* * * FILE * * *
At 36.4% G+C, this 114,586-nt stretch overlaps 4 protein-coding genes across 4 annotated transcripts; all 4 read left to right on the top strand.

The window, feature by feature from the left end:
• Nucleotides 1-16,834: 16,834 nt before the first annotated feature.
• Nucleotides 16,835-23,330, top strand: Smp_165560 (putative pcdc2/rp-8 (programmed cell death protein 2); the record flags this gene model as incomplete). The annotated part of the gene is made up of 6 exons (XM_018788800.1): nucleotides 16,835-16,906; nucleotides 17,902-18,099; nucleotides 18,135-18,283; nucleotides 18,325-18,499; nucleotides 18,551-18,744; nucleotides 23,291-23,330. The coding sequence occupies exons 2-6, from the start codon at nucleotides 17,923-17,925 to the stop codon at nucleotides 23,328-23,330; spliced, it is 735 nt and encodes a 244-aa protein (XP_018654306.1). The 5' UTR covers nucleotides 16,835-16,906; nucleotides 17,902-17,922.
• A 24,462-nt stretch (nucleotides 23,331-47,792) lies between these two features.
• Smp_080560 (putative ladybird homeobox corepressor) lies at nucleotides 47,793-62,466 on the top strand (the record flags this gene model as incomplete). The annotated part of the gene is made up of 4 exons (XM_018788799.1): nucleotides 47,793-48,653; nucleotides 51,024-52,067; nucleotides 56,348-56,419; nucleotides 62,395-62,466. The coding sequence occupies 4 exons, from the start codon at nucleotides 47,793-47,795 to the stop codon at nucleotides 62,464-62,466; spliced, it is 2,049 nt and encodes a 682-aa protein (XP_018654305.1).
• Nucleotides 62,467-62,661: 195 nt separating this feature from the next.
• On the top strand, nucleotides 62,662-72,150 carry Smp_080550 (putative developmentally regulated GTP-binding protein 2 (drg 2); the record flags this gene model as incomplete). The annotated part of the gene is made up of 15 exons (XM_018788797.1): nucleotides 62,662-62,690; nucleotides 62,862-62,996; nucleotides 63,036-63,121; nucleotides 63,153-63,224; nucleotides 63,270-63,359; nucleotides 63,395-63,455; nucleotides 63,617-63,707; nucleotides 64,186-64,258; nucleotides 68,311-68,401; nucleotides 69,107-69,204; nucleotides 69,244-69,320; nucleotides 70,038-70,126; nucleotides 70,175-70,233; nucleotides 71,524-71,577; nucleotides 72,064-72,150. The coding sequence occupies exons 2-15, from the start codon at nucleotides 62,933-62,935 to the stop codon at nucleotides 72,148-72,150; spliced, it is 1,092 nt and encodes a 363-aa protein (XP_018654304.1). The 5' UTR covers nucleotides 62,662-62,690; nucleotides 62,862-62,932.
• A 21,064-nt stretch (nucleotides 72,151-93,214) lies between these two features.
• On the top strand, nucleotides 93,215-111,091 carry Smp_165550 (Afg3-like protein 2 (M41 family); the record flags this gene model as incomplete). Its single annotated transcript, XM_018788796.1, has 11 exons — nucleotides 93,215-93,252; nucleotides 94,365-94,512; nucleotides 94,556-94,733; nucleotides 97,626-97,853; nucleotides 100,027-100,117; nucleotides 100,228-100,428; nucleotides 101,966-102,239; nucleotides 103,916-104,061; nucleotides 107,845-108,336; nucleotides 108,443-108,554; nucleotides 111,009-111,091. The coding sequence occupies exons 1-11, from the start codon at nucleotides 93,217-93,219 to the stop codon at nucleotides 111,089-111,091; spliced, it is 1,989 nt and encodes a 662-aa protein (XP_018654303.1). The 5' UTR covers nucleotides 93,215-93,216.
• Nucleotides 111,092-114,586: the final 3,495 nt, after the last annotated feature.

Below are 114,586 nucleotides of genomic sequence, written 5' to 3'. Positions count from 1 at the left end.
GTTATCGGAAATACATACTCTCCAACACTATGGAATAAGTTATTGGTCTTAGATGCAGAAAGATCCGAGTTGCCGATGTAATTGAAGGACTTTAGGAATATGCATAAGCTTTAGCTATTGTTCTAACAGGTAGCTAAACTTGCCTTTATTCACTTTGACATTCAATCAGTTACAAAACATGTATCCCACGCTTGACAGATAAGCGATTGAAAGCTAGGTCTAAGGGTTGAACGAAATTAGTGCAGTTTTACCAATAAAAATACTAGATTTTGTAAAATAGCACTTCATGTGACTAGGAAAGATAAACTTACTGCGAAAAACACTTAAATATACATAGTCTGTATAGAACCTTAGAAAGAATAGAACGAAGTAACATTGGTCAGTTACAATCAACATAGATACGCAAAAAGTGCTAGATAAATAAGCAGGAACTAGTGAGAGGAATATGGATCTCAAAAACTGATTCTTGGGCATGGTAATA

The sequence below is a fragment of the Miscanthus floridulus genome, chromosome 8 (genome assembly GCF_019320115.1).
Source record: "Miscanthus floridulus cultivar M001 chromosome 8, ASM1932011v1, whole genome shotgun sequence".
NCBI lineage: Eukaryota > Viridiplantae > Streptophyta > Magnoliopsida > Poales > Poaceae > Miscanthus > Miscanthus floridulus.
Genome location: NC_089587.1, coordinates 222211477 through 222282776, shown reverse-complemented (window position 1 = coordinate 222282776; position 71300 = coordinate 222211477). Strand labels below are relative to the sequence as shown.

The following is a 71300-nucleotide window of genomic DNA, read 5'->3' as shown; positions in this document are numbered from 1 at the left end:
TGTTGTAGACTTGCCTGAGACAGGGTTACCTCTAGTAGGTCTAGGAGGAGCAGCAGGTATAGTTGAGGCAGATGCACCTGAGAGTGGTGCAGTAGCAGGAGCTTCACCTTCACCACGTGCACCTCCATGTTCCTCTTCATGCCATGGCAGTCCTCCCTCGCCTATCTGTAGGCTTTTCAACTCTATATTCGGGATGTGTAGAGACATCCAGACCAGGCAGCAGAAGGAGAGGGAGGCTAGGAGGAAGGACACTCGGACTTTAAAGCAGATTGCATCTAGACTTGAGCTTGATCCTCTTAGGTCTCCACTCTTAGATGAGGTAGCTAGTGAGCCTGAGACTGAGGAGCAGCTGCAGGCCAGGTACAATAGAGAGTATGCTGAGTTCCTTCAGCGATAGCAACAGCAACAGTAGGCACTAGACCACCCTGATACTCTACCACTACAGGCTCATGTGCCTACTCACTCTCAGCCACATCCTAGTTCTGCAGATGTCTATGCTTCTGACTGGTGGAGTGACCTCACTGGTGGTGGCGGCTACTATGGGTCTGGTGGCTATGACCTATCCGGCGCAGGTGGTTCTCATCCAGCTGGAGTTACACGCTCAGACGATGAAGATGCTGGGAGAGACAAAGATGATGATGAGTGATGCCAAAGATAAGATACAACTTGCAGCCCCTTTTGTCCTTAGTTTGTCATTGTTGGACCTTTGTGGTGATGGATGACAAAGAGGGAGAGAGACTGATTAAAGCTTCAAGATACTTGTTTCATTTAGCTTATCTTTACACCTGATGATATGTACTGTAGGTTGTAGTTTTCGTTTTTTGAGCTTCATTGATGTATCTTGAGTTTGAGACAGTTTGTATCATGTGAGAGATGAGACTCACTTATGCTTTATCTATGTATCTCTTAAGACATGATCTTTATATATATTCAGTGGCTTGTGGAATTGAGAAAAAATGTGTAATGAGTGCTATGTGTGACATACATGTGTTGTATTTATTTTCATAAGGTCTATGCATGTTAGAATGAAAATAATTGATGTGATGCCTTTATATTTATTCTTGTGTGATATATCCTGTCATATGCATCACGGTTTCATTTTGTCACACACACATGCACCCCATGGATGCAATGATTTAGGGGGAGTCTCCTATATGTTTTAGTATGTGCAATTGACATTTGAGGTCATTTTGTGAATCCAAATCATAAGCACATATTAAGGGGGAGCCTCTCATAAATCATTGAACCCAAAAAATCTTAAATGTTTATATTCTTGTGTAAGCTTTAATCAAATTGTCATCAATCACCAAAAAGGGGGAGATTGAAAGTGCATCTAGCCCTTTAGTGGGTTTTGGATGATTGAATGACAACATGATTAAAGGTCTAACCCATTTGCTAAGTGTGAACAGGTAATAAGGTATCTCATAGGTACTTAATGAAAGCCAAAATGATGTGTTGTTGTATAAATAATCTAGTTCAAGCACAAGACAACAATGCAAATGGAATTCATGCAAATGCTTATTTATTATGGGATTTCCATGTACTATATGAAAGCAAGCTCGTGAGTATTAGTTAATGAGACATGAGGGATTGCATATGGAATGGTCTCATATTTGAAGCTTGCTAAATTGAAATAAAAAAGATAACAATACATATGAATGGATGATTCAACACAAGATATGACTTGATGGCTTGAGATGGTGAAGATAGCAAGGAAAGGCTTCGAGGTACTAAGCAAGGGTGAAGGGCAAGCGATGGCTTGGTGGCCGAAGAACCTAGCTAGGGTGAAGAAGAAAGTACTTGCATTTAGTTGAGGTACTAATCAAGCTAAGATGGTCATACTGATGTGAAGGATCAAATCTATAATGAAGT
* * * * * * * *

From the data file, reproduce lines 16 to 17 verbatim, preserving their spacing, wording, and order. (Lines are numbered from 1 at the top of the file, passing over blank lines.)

NCBI lineage: Eukaryota > Viridiplantae > Streptophyta > Magnoliopsida > Poales > Poaceae > Miscanthus > Miscanthus floridulus.
Genome location: NC_089587.1, coordinates 222211477 through 222282776, shown reverse-complemented (window position 1 = coordinate 222282776; position 71300 = coordinate 222211477). Strand labels below are relative to the sequence as shown.